Robert Derrington - Morgan Keegan & Company, Inc.

Sandy, as you -- I think you had been on Tuesday running your steak and lobster promotion. You're not still doing that now, are you?

Samuel Beall

No, we shifted that to being an all-weekend promotion.

Robert Derrington - Morgan Keegan & Company, Inc.

Did that hurt the sales as you moved out of that?

Samuel Beall

It would hurt a little bit. But like the weekday sales, they're up about -- this is for what period, Kimberly?

Kimberly Grant

It's the last quarter.

Samuel Beall

The last quarter, we're off on weekday, on week...

Kimberly Grant

Day and night.

Samuel Beall

Week day and nights, we're off about 7% or so versus weekends are down a fraction but not much.

Robert Derrington - Morgan Keegan & Company, Inc.

And Sandy, how would you assess the success or lack thereof of your bread program? When you rolled that out, there...

Samuel Beall

I think the number one -- this is the first quarter ever in brand tracker that we just fairly -- that we've really beat bar grill in the 2 elements of a real dinner house or high-quality casual dining restaurant, I think, is bread. And I think that had a major impact. It's just coincidental, but the impression of Ruby Tuesday from a guest reading there has been substantially elevated, and I think that's one thing we've done different. Salad is the other one, and we're working on that also.

Robert Derrington - Morgan Keegan & Company, Inc.

One last question. When I look back in time, there was a period in which you had kind of tweaked the business around, put some emphasis against appetizers and your burgers, and it seemed like the business really took off. Is there anything to be gained as we look back in time about that relative to your dinner house strategy?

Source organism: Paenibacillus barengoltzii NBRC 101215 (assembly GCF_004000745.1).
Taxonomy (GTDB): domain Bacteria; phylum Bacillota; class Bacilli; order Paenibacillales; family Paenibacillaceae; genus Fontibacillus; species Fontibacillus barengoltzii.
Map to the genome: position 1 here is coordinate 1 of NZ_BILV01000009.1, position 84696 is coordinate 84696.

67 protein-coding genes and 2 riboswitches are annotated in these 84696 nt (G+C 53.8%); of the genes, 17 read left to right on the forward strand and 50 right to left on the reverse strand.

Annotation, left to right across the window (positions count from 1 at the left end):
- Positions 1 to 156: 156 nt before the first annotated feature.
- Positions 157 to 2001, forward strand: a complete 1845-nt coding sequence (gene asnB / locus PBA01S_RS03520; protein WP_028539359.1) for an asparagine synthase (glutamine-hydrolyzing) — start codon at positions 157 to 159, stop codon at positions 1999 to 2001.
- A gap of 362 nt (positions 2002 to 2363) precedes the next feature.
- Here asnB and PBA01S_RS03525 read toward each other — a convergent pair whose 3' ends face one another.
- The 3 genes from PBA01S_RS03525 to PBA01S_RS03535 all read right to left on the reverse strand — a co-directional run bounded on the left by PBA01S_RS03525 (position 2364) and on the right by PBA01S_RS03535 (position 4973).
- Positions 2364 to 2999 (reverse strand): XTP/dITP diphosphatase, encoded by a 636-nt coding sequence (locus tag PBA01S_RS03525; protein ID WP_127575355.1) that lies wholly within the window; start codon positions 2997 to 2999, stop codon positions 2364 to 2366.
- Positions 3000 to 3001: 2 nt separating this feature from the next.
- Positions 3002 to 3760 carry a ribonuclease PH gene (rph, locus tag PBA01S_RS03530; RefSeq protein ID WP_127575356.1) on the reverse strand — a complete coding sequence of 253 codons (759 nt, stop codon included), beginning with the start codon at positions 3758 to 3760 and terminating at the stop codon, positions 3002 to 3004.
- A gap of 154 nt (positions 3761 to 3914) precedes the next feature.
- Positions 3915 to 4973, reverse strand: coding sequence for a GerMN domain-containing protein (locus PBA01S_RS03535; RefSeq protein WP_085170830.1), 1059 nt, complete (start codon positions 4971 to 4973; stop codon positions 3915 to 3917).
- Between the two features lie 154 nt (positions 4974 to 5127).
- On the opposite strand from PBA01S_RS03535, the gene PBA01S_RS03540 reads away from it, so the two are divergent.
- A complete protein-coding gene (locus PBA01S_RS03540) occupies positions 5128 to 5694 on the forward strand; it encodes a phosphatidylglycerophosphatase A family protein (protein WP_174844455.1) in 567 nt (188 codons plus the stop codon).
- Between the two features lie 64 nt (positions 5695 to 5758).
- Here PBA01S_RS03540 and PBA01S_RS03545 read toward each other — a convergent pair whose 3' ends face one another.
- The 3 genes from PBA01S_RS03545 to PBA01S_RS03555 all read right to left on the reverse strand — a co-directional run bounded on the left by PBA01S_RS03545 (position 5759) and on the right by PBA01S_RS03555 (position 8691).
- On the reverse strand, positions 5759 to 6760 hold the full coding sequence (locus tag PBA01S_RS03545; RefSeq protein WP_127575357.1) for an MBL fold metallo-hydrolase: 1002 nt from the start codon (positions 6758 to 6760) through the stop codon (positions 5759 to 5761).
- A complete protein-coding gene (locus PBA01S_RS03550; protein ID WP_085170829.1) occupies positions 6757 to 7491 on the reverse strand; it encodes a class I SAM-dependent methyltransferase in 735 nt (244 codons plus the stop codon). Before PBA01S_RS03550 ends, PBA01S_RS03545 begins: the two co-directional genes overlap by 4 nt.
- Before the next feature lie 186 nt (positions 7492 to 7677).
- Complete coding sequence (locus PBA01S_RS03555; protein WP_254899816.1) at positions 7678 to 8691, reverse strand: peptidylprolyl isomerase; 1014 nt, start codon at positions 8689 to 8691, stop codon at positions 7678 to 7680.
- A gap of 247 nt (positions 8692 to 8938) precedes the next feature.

Samuel Beall

No. I think that was a totally different period of time, Bob, as you know, and Ruby's at a totally different place. We believe, and are committed, that you need to have the house quality restaurant you can have to be able to get a reasonable check, to be able to make money long term as healthcare folds in, as they continue to eliminate tip credits for tip employees and you can't be -- it's going to be more and more of challenge to try to sell food for $10 and $12. And you can't just upgrade overnight, become a Capital Grille or whatever overnight. It takes a while, and we think that that's the best long-term position to have, and that's what we're committed to. We don't have any -- we do not plan to turn back into a burger joint.

Operator

Our next question comes from the line of Peter Saleh with Telsey Advisory Group.

Peter Saleh - Telsey Advisory Group

Just wondering if you could give us a little bit color on different regions of those country maybe that you were seeing weakness and if there's any pocket of strength? And then secondly, how you're thinking about menu pricing for fiscal 2012?

Samuel Beall

Menu pricing, we don't anticipate really any pricing in 2012. I mean, we'll take it wherever we can get it, but I don't know of any that's available out there right now. Kimberly will talk about the sales pockets.

Kimberly Grant

So I think the areas of strength that we're experiencing, and this is for Q4 and has continued as a trend, is Florida is very strong, the Mid-Atlantic and kind of the east north central type -- part of the country where we seem to be the most weak as in the South Atlantic area. So the Washington, Carolinas, Atlanta, Georgia, those types of markets.

Samuel Beall

So we're in pretty good shape except for that South Atlantic.

Operator

Our next question comes from the line of Howard Penney with Hedgeye Risk Management.

[Technical Difficulty]

Operator

Our next question comes from the line of Michael Wolleben with Sidoti & Company.

Michael Wolleben - Sidoti & Company, LLC

Just a couple of quick things here. That $10 million shift into G&A, is that already occurring, or is it more heavily weighted to the back half of the year?

Samuel Beall

No, it starts -- it's starting this quarter. I mean, starts now in about a couple of weeks.

Michael Wolleben - Sidoti & Company, LLC

Okay. Then still, with the rollout of the Marlin & Ray's being dinner-only, are you guys still looking at a up to $1 million increase in revenue and with a 30% flow through to EBITDA?

Samuel Beall

We still hope so.

Kimberly Grant

Yes. That actually, potentially have the opportunity to have higher flow through with being dinner-only. You leverage some other costs that you would have if you were open for lunch.

Samuel Beall